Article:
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Archive for the ‘World Events’ Category

I can’t read the guy’s mind, of course, but after the initial, natural response of “Yeah, I got it goin’ on,” I’m thinking this is what President Obama must’ve really been thinking upon hearing that he’d won the Nobel Peace Prize

Dang it! It’s a great honor and all, but I really don’t need this right now. I’ve got wars in Afghanistan and Iraq—not to mention nuclear threats from Iran and North Korea. Man, don’t they know I’ve still got health-care reform and the economic downturn to figure out at home? And on top of that, this will just be more fodder for all the haters who want to see me fail no matter what. Couldn’t they have put me on the list for 2017?

Well, at least that’s what I would’ve been thinking if I were in his shoes.

I also was shocked to hear the news this morning that Obama had won the Peace Prize. Clearly, he has yet to accomplish anything concrete that would naturally point to his selection. However, I do agree in part with Fareed Zakaria’s take over at CNN.com that this is more of an award to America—a challenge and encouragement to us (and the world) to pursue the high rhetoric of hope and international cooperation that Obama has advocated.

What’s more, the award is also a recognition of what happened in the U.S. last November when we elected Obama. It’s a salute to America’s ability to finally rise up to the ideals of equality, freedom, and strength through diversity that it was founded on. I think if our country is truly serious about living up to those ideals, we will ultimately prove the Nobel committee members to have been correct in their decision, whether we like Obama or not.

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Thanks to a tip from a coworker, lately I’ve been enjoying the soulful sounds of (wait for it) a Korean gospel choir. Korea’s Heritage Mass Choir is a dynamic ensemble of young artists who clearly have been inspired by the Spirit—as well as urban contemporary gospel tunes from the U.S. (I’ve embedded three of their videos here, but you can find several others over at YouTube.) I’m especially taken by their rendition of the old Kirk Franklin/Fred Hammond cut “My Deisre.” The Heritage Choir’s videos have been making the rounds for a while now, so perhaps you’ve seen and heard them already. If not, enjoy—and give the Lord some praise!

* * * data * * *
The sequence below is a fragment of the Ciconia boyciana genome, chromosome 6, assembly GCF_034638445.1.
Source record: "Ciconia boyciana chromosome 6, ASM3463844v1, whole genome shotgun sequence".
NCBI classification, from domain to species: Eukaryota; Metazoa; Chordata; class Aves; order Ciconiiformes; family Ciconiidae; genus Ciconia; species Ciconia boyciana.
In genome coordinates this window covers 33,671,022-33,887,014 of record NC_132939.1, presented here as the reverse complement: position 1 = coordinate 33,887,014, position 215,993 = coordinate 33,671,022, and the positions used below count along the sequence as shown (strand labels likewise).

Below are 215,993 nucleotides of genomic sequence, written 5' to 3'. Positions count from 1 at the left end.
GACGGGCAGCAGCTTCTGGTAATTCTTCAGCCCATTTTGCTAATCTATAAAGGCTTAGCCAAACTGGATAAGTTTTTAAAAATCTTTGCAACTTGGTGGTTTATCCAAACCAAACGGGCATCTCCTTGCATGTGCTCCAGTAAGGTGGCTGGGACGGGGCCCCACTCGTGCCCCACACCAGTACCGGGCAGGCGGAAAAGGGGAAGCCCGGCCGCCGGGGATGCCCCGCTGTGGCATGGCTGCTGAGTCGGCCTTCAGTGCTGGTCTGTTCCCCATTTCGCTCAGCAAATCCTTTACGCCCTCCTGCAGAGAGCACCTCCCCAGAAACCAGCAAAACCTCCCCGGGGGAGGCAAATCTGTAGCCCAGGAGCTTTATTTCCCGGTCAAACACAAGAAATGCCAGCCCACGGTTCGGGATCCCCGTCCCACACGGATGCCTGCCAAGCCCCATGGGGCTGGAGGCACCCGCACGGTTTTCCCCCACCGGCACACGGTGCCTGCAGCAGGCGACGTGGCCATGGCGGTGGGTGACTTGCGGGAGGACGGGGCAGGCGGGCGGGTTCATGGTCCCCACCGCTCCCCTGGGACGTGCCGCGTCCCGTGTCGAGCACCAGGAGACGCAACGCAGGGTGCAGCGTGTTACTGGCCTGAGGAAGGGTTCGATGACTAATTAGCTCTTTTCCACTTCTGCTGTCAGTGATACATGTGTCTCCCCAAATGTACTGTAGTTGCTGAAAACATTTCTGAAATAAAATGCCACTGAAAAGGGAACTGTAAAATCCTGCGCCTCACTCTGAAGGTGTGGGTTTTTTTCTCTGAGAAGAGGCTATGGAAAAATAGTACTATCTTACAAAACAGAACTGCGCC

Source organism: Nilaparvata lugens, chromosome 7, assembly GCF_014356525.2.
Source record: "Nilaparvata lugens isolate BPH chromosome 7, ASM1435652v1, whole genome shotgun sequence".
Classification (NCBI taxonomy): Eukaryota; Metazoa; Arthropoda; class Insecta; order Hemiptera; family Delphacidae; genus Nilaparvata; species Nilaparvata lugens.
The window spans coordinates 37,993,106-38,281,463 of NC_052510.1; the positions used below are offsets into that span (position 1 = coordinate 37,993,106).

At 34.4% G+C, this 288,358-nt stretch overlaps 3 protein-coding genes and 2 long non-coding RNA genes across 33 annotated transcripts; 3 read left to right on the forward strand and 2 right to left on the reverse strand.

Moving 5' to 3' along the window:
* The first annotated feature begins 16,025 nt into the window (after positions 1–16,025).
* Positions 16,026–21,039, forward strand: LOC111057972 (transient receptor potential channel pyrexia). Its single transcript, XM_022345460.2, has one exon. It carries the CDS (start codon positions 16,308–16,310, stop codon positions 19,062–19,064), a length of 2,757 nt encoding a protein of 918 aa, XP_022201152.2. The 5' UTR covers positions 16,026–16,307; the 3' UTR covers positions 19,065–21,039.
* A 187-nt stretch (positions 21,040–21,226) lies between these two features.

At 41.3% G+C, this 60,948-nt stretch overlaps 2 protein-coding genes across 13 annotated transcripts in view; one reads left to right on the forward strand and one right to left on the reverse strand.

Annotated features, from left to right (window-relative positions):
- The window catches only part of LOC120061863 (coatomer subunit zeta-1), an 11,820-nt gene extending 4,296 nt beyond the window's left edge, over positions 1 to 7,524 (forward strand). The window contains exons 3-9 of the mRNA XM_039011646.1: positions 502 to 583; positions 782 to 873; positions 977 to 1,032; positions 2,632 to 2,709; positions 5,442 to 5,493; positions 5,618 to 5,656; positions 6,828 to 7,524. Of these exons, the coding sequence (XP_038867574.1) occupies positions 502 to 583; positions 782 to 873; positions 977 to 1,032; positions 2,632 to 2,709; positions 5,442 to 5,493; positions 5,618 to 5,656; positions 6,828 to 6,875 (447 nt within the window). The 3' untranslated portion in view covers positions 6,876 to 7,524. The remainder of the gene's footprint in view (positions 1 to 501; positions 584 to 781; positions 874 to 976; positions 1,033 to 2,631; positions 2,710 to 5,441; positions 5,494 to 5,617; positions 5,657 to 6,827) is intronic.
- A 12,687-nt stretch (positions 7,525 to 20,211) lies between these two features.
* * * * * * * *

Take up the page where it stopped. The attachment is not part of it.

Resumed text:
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As We Forgive coverOver the last week or so, I’ve been absorbed in Catherine Claire Larson’s new book, As We Forgive: Stories of Reconciliation from Rwanda. If you’re interested in a deeper understanding of what happened in Rwanda in 1994, or a deeper understanding of the miraculous process of reconciliation, I commend this great book to you. 

Last month marked the 15th anniversary of the horrific Rwanda genocide, and the wounds are still apparent in the country. However, despite physical and emotional scars, something dramatic is happening among the Rwandan people. Survivors are forgiving those who killed their families. Perpetrators are truly repenting and doing practical acts of reconciliation to demonstrate their remorse, like building homes for those whose families they killed. God is moving.

In her gripping book, Larson shares seven stories about the genocide, its aftermath, and the spirit of reconciliation that is happening in a place that was once defined by inhumanity and death. What’s taking place in Rwanda today is instructive for all people, especially those of us who confess Christ. As Larson observes in my interview with her, now at UrbanFaith.com, “If forgiveness can happen in that country after such unthinkable crimes, surely it can also happen in the comparatively smaller rifts we face. In their hope, we can find hope.”

I highly recommend that you check out Catherine Larson’s compelling and well-written book, as well as the award-winning film that inspired it. Also, once again, don’t forget to read, link to, and pass along the UrbanFaith interview with Larson.